The Penang connection

A heartening feature of this year’s Madras Week is the participation of several overseas players. The Australians are commemorating the Emden-Sydney finale that brought to an end a legend that gifted Tamil a new word on September 22, 1914. The Germans are hosting a discussion on how the Great War had an impact on Literature and the Arts in Madras. The French are having readings from literature of the same period while the British are having a blogging contest about Madras and the Great War underway. Meanwhile, two Armenian scholars living in Paris have put together a week-long programme in the Armenian Church in Madras on Armenian Street, the highlight of which is a splendid exhibition commemorating the Armenian contribution to Madras and to their homeland as well, the first Armenian Constitution having been drafted here and the first Armenian printing press and newspaper being established here.

But to me, at the top of this heap is the celebration of Madras Day in Penang, Malaysia, with an exhibition of Madras photographs. Perhaps this will set an example for ‘Madrasis’/‘Chennaivasis’ in other cities around the world to get together and organise events to remember where they came from. But, that Penang will be first off the mark is not surprising, considering the nearly 230-year connection the island has with Madras.

It was a Capt. Francis Light, a trader associated with the firm of Jourdain, Sullivan and de Souza, in Madras, who in 1785-86 negotiated with the Sultan of Kedah to grant the East India Company the island in exchange for protection against Siamese and Burmese intrusions. Light later arrived in Penang on August 11, 1786, to take possession of the grant and at the place where he landed Fort Cornwallis was subsequently raised. He also renamed what was to be the nucleus of Britain’s East Asian empire as Prince of Wales Island, but the name never stuck; Penang or Pulau Pinang it has remained. It was to this island that the first Indian traders and workers went from Negapatam, mainly Tamils, and in time became an integral part of the island’s cosmopolitan population.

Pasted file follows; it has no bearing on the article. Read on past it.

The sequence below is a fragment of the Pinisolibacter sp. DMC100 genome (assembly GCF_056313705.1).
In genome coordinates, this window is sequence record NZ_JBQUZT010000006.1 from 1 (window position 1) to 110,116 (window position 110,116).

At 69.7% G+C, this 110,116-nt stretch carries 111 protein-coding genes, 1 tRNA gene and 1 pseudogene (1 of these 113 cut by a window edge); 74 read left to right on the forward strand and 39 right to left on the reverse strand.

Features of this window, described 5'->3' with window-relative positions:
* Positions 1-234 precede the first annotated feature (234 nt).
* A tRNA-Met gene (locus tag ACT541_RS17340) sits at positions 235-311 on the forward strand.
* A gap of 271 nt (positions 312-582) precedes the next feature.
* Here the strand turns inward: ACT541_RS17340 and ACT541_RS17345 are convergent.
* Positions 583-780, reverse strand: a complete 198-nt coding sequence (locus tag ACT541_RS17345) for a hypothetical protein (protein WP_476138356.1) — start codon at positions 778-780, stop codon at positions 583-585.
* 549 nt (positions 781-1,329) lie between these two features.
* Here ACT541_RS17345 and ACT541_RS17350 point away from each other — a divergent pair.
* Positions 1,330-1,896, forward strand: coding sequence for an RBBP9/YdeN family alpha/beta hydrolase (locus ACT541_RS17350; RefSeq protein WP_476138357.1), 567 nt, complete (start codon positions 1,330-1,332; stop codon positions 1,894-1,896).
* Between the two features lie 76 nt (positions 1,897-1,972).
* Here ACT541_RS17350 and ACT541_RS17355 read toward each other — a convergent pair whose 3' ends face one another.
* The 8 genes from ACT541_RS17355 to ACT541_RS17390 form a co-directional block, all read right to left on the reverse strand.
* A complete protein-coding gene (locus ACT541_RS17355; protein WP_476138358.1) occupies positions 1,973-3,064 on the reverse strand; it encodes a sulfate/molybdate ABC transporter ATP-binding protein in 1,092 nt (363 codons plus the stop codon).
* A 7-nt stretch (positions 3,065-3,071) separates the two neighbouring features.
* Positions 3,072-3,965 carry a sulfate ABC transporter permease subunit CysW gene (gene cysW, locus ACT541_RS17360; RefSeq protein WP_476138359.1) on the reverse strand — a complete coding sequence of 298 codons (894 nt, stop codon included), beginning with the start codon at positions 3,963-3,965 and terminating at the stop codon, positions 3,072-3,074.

What Madras has been to modern India, Penang has been to modern Malaysia, recording a heap of ‘firsts’. One of them is St. George’s Church, work on which was completed in 1816. It is the oldest Anglican church in Southeast Asia and is the only building in Penang to be declared one of the fifty National Treasures by the Government of Malaysia. Not unlike St. George’s Cathedral in Madras in appearance, it is no surprise to learn that it was built by Capt. Robert Smith of the Madras Engineers. It was formally consecrated in May 1819 by the Bishop of Calcutta, the Rt. Rev. Thomas F. Middleton. Three years earlier, Middleton, the first Anglican Bishop of India, had consecrated St. George’s in Madras which became a Cathedral church in 1835. In front of the church in Penang, gracing its immaculate lawn is the ‘cupola-ed’ memorial to Francis Light. The first recorded service in the Church was for the marriage of Light’s widow, Martina Rosella, to John Timmer. The Church was restored over a period of a year between 2010 and 2011. Our own St. George’s meanwhile, awaits its promised restoration. But a Government heritage grant made things easier in Penang.

Unlike Francis Day, Andrew Cogan and Beri Thimmappa in Madras, Francis Light is well remembered in George Town, Penang, with several sites still bearing his name.

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